• I was browsing online, and I searched for a specific type of plant vase that I wanted.
  • I searched for the actor’s name on the Internet Movie Database, and I found it.
  • I searched for the essay online, but I was unable to find it in spite of all my efforts.

I Did A Google Search

Another alternative you can always rely on is to, instead of saying that you searched for something on Google, say that you did a Google search. It’s a difference in semantics mainly, but it can be a highly effective change.

By saying that you’ve done a Google search, you’re placing more emphasis in your action of searching, and this is done by changing up the phrasing in a very simple and straightforward way.

These are some example sentences that will show you how to use this particular phrase:

  • I did a google search for all of the available conventions in the area.
  • He did a google search for what the best kind of rice cooker for his budget was.
  • She did a google search for the best-reviewed movies from the last year and got to work.

On or In Google Drive?

With databases and websites that are situated online, the preposition that is generally used is “on”, so therefore the correct answer would be “on Google Drive”, as opposed to “in Google Drive”. If the verb is “upload”, however, the answer would be “upload to Google Drive”, which uses “to” instead.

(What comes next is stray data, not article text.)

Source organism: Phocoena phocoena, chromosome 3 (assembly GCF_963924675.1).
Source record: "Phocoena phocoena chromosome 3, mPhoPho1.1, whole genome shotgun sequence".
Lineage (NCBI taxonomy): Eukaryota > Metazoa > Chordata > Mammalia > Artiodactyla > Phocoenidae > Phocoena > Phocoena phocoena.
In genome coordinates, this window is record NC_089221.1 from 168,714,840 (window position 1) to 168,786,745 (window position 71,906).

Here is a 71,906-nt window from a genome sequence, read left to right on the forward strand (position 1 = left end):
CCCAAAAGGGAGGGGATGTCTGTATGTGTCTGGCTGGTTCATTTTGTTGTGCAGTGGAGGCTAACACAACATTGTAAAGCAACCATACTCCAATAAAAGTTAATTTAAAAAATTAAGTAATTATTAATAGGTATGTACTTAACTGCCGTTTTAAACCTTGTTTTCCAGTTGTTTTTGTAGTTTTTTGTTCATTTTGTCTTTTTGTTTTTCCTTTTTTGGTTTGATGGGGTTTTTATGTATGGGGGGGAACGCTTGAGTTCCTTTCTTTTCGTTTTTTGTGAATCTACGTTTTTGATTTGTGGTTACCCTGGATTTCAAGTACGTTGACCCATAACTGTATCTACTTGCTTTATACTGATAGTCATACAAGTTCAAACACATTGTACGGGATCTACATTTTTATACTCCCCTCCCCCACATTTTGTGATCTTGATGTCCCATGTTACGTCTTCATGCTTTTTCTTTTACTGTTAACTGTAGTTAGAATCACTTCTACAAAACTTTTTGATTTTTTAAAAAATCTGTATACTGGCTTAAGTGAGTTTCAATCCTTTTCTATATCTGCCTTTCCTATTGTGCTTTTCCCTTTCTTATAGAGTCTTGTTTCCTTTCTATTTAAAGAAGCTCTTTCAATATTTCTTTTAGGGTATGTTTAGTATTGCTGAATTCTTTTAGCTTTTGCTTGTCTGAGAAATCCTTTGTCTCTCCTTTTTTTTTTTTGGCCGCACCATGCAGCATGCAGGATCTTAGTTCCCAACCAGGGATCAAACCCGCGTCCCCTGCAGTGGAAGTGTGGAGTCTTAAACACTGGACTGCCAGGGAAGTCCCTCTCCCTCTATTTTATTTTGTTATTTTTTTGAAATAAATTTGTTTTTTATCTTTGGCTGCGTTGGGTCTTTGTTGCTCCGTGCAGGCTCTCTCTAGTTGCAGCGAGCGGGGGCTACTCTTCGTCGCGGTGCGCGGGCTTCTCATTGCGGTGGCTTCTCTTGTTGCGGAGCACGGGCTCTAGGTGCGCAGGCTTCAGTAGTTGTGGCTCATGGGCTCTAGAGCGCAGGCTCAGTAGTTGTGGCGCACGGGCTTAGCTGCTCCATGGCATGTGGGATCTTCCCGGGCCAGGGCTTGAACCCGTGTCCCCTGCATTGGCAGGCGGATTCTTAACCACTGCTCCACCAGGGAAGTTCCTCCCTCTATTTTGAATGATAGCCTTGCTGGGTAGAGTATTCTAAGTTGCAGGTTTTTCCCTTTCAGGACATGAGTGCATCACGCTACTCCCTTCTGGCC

If the phrase that you’re crafting has something like “I looked at the file on Google Drive”, you use “on” because that’s the preposition you use to describe looking at something on any given website.

“In Google Drive” is inaccurate and should best be avoided, because the preposition “in” is rarely, if ever, used in the context of looking at websites through the Internet.

The general rule that you use “on” when describing looking at websites is one that can help you out in many different contexts.

Here are a couple of examples of the correct and incorrect phrasing for using Google Drive:

  • Correct: I was looking at the uploaded .mp4 on Google Drive that you sent me.
  • Incorrect: She took one big look at the .pdf in Google Drive and decided to read only half of it.

On Google Meet or In Google Meet?

When it comes to describing using the video calling service Google Meet, you should use “on Google Meet” and not “in Google Meet”. This is because, when it comes to using websites online, the main preposition you use is “on”, and this is true in this case as well.

These sorts of situations can be hard to conceptualize, especially if you’re not a native English speaker. “on” and “in” describe something that is on top of a surface or inside something else, respectively.

However, websites are more abstract, so it’s more a matter of what got used as the standard. In the case of English, the standard is “on” and not “in”.

Here are a couple of examples showcasing the correct and incorrect way to write this:

  • I created a video call on Google Meet, if you want to join.
  • She made a new room in Google Meet so we can continue the meeting.

You may also like: “In The Website” Or “On The Website” – Easy Preposition Guide